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Smoky Madtom Noturus baileyi

 

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Smoky Madtom
© U. S. Fish and Wildlife Service

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Family: Ictaluridae, Bullhead Catfishes view all from this family



Description To 3" (7.3 cm). A tiny, tadpole-shaped catfish. Light brown to olive-brown above with paler, yellowish blotches; belly white. Chin barbels prominent. 8 pelvic fin rays; 12-13 anal rays.


Endangered Status The Smoky Madtom is on the U.S. Endangered Species List. It is classified as endangered throughout its range in Tennessee. This tiny catfish was discovered in 1957 when the native fish in an outflow stream from Chilhowee Reservoir were intentionally poisoned in preparation for the establishment of a trout fishery in the reservoir. It was thought to be extinct until 1980, when a single population was found in Citico Creek, Monroe County. This remaining small, isolated population is vulnerable to any changes to the ecosystem, such as those imposed by logging, mining, and construction in the area. Besides the usual toxic runoff, mining activities could cause a bigger problem if a rock formation found in the area is exposed. Known as anakeesta shale, this rock leaches heavy metals and acidic runoff when exposed, and in other areas its exposure has killed off all the fish life.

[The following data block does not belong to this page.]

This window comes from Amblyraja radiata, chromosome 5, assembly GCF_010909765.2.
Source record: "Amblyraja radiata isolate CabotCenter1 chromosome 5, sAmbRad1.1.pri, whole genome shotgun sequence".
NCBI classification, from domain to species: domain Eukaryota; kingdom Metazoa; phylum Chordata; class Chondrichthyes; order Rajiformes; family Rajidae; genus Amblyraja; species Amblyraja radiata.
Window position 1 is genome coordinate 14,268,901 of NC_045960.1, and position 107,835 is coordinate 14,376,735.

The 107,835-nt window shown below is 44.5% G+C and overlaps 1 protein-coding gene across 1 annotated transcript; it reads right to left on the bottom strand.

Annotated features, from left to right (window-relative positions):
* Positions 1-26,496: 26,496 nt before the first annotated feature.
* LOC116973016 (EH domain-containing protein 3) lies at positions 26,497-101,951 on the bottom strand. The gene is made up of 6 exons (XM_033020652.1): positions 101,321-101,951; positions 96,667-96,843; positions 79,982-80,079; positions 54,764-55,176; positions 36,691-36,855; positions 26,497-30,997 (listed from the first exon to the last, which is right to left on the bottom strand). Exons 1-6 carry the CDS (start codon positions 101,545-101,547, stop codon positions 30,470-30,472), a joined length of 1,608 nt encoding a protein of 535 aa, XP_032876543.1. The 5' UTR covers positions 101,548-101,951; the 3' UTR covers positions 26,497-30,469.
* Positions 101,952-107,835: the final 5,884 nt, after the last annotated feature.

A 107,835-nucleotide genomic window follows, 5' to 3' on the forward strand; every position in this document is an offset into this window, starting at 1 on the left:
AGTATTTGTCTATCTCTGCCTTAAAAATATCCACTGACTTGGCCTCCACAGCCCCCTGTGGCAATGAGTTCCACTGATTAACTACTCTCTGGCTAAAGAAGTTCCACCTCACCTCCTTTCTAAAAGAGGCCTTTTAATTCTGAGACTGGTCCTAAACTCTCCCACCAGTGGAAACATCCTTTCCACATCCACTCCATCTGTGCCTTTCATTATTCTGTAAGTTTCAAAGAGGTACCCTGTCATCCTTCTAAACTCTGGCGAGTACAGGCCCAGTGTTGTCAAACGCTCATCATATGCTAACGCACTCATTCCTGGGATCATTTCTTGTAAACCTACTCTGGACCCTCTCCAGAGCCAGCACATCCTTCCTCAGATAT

Habitat In shallow riffles of creeks with rocky beds.


Range Monroe County, Tennessee.


 

 

 

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